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Australia stresses seafood quality

Jul 22. 2016
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VIETNAMESE seafood enterprises must comply with Australia’s regulations to continuing exports to that market, according to Vietnam’s National Agro, Forestry and Fisheries Quality Assurance Department (NAFIQAD).

The department said Food Standards Australia New Zealand (FSANZ) had sent an announcement to the department about the inspection of seafood products imported into Australia.

Australia’s regulations strictly adhere to international rules, NAFIQAD director Nguyen Nhu Tiep said.

“Therefore, local enterprises must comply with those regulations if they keep exporting food to Australia,” he said. “The department has updated those regulations for local enterprises.”

FSANZ has categorised food imported to Australia, including groups of high-risk products and monitoring products, and announced regulations for checking each group.

The group of high-risk foods includes boiled crustaceans/shrimp, mackerel/tuna, processed and instant fish, and mixed seafood.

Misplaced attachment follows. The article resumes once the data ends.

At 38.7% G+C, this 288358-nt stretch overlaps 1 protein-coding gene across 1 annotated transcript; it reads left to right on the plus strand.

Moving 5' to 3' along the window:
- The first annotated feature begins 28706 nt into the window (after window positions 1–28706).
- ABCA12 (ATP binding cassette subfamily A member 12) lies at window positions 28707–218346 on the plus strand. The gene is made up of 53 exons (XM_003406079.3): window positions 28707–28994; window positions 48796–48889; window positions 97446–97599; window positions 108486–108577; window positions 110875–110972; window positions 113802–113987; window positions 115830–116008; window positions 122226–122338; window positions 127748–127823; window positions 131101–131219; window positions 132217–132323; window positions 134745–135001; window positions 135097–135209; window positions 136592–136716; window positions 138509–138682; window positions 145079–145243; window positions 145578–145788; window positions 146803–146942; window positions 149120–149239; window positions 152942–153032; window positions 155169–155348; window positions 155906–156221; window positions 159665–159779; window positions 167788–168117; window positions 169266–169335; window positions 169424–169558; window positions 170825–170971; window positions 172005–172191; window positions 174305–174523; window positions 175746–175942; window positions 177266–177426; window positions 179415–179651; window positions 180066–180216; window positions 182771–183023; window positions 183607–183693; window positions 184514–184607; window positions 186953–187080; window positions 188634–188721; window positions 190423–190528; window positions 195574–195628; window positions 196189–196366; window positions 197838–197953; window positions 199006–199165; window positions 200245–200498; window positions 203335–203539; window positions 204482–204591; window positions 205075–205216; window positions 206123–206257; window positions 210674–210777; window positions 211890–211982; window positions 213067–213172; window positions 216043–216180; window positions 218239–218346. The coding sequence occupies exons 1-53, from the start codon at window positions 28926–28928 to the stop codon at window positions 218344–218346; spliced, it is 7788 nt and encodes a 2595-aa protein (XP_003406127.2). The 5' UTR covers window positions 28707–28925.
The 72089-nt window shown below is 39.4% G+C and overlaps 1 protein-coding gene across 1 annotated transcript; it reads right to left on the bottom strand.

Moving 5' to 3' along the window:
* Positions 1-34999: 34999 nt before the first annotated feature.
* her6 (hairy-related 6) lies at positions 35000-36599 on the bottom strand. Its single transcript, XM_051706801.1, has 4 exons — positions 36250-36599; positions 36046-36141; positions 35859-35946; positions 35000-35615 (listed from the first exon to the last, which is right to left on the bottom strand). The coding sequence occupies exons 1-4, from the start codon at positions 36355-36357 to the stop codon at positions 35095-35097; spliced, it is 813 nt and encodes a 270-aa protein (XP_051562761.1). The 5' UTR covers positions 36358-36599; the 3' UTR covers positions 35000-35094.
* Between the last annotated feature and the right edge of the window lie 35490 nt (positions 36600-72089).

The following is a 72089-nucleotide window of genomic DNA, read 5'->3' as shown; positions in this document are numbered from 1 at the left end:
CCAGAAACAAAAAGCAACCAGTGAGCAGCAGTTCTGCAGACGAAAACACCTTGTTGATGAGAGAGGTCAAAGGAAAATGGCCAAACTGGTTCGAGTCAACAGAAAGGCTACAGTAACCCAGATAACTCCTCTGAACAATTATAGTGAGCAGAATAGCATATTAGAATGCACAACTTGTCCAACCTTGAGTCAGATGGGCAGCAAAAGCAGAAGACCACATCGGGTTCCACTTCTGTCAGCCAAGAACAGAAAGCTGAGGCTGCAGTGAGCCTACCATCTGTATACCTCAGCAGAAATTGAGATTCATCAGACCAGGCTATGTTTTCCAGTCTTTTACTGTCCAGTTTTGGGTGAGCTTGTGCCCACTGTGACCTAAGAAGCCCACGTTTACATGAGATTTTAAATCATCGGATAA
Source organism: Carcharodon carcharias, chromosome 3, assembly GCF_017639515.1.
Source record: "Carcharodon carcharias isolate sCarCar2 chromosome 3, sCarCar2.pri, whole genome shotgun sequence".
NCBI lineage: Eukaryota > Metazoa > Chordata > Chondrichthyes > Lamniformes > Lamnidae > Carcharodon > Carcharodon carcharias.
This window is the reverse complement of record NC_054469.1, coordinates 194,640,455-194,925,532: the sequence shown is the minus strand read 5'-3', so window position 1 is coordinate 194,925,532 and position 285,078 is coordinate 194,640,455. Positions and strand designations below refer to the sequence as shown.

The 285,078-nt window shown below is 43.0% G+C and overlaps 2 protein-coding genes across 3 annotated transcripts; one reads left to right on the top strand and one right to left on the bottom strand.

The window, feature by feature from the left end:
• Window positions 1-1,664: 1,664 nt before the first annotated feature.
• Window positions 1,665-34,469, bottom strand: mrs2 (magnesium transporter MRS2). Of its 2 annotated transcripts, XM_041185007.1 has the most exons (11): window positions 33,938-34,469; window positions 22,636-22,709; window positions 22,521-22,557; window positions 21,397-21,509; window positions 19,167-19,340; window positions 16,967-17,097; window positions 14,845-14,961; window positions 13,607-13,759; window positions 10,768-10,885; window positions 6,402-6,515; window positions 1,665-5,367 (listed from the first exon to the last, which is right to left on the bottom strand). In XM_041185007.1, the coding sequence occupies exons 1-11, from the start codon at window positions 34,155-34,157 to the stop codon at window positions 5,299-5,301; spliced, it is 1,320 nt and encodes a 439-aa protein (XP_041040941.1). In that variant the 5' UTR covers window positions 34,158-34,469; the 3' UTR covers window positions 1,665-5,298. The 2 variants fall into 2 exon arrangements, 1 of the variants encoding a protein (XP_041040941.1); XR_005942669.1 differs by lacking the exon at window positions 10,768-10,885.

High-risk foods are referred to NAFIQAD by the Australian Department of Immigration and Border Protection. These foods are initially inspected and tested at a rate of 100 per cent of consignments, according to the website of Australia’s Department of Agriculture and Water Resources.

Once five consecutive consignments have passed inspection, the inspection rate may be reduced to 25 per cent; after a further 20 consecutive passes, the inspection rate may be reduced to 5 per cent.

Food under surveillance includes fish; fresh, frozen, dried and salted fish paste; sardines; salmon; and fish sauces.

All other foods are considered to pose a low risk to human health and safety and are classified as “surveillance food”. Each consignment of surveillance food has a 5-per-cent chance of being referred for inspection to assess its compliance with Australian food standards.

As surveillance foods are considered to be low-risk, they are subject to a “test and release” direction and can be distributed for sale before test results have been received.

Any consignment of high-risk and surveillance foods that fails forces a return to 100-per-cent testing of that product until a history of compliance is re-established for the producer of the food.

The export value of Vietnam’s seafood products to Australia increased sharply from US$15 million in 2011 to $225 million in 2014, but reduced to $117 million (about Bt4.1 billion) last year, according to the Ministry of Industry and Trade’s website.

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